Special Olympics partners with ministries and departments of health, United Nations agencies and other international organizations to create sustainable health systems and quality health services inclusive of people with intellectual disabilities around the world.
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Golisano Global Health Leadership Awards recipients seated on stage: Ms. Ann Costello, Executive Director, Golisano Foundation and Nyasha Derera and Ibtihaj Muhammad both Sargent Shriver International Global Messenger at the Global Health Forum.↵↵Recipients include: Professor Kamal Bani-Hani of Jordan, Dr. Luc Marks of Belgium, Ying Feng from Hua Dong Hospital in China, Dr. Ashok Dhoble of India, Dr. Manoj Shah from The Lions Sight First Eye Hospital in Kenya, Marco Villasboa, Chairmen of the board of Special Olympics Paraguay, is accepting the award on Dr. Ferreira’s behalf, Dr. Peter Seidenberg from the United States of America.
As part of our innovative health programs worldwide, the Golisano Foundation recognizes outstanding healthcare professionals and organizations.
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Athlete being given an eye exam by a volunteer and an observer watching.
Special Olympics produces yearly reports to share data we collect on the health of people with intellectual disabilities and our efforts to improve their health. See below for links to the reports.
Health news and stories of impact
Athlete, Stephanie Handojo, demonstrating proper hand washing techniques to young children.
The world changed in 2020. Isolation, fear, overloaded health systems, and food insecurity continue to plague the world through the COVID-19 pandemic. The pandemic has especially made things difficult for people with intellectual disabilities (ID). Significant health disparities have been further exacerbated for those with ID. Special Olympics Health has been working hard to address these disparities.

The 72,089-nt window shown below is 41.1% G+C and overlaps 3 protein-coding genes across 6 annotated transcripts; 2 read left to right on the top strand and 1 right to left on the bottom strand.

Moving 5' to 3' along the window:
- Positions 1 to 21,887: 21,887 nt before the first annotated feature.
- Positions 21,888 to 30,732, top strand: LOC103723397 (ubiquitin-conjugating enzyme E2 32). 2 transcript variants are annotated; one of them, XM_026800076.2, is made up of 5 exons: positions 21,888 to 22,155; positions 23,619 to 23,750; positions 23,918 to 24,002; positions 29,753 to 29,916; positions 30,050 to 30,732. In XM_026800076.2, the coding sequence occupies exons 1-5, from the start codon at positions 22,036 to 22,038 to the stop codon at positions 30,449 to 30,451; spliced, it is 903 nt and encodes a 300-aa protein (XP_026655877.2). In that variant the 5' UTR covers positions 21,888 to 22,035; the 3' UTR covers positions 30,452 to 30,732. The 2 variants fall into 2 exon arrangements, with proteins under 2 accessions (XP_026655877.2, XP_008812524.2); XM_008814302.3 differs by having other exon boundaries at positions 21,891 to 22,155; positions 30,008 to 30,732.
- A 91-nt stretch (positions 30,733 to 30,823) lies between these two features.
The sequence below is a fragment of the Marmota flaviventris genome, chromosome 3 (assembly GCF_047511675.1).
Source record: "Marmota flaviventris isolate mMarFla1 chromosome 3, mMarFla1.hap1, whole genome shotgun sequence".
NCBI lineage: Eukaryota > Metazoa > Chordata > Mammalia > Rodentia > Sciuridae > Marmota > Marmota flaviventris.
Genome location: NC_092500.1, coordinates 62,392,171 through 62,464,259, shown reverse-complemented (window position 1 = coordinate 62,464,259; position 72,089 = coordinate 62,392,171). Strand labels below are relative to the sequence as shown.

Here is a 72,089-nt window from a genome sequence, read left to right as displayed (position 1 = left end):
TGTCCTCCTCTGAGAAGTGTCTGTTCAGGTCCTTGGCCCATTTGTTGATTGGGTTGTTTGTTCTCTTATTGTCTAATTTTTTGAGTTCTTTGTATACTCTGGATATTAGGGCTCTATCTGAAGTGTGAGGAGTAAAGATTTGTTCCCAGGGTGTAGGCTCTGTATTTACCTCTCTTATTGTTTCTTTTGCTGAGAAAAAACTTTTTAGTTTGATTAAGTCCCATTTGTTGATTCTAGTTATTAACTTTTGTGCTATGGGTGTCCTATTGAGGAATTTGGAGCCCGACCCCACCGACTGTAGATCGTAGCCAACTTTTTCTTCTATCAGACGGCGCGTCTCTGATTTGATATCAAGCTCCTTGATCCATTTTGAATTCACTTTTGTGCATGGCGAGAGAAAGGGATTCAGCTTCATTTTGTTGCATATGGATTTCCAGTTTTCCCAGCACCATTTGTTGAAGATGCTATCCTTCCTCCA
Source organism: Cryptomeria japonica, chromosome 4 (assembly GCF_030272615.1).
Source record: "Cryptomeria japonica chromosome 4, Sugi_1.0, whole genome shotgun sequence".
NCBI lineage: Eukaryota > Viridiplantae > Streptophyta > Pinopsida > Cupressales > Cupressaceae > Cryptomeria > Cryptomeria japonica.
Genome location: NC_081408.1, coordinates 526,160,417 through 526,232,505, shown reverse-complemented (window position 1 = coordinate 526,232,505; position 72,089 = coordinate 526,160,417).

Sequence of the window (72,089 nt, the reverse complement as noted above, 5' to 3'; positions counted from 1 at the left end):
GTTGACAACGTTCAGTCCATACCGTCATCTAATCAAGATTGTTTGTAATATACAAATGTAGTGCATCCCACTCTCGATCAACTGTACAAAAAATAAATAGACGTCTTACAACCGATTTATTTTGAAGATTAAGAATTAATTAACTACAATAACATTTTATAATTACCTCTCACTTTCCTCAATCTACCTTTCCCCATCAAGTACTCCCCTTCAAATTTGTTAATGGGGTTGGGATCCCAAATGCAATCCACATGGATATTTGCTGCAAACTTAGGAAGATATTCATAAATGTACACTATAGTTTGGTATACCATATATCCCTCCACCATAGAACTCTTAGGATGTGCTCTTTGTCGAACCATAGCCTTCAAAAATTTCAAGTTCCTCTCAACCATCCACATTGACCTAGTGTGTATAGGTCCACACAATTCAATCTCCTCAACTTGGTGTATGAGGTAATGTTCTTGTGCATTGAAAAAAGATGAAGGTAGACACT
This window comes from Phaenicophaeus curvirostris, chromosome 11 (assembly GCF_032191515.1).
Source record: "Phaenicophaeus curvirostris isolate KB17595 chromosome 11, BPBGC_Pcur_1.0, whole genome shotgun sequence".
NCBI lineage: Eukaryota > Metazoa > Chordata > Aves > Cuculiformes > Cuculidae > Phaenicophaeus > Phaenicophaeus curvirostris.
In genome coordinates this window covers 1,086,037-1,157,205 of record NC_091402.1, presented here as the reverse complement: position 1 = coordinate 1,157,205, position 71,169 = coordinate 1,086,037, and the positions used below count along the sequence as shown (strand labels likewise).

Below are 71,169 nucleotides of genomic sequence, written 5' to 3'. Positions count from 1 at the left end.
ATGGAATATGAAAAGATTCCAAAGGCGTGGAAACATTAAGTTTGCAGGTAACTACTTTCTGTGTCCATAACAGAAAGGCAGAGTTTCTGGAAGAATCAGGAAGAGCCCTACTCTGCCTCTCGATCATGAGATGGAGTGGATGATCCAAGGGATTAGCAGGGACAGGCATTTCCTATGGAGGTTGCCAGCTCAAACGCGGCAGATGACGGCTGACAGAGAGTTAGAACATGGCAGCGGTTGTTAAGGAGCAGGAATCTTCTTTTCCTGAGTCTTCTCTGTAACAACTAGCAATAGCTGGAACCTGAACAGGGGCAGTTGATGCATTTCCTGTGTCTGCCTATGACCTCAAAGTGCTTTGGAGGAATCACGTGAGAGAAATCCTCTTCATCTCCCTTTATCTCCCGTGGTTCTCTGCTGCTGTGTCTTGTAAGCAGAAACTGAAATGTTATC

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A row of athletes sitting on chairs applauding.
“Take care of yourself and move forward” has been Joe Wu’s motto during these last few months. No longer able to compete and to practice on a regular basis, Wu—like so many others—has turned to virtual ways to connect and uplift those around him.
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A split screen image of Ben Collins and Dr. Andreas Heinecke during a Zoom meeting.
Special Olympics Operations Specialist Ben Collins Talks with Dr. Andreas Heinecke, founder of Dialogue in the Dark, on World Sight Day 2020
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NFL Play 60 and Special Olympics Team Up For Inclusive Fitness
The NFL Play 60 program is designed to promote healthy lifestyles for children by getting young people physically active for 60 minutes a day. Kansas City Chiefs Hall of Famer and Special Olympics Supporter Will Shields recently led an NFL Play 60 virtual workout for Special Olympics athletes in Kansas City.
International Day of Yoga
Celebrate the International Day of Yoga with Special Olympics on 21 June! Yoga is important to Special Olympics athletes around the world. It is a great way to relax before an important competition or focus before a practice.
All the resources for health-related programs, Healthy Athletes disciplines, Healthy Communities and tools and information needed to promote and run events.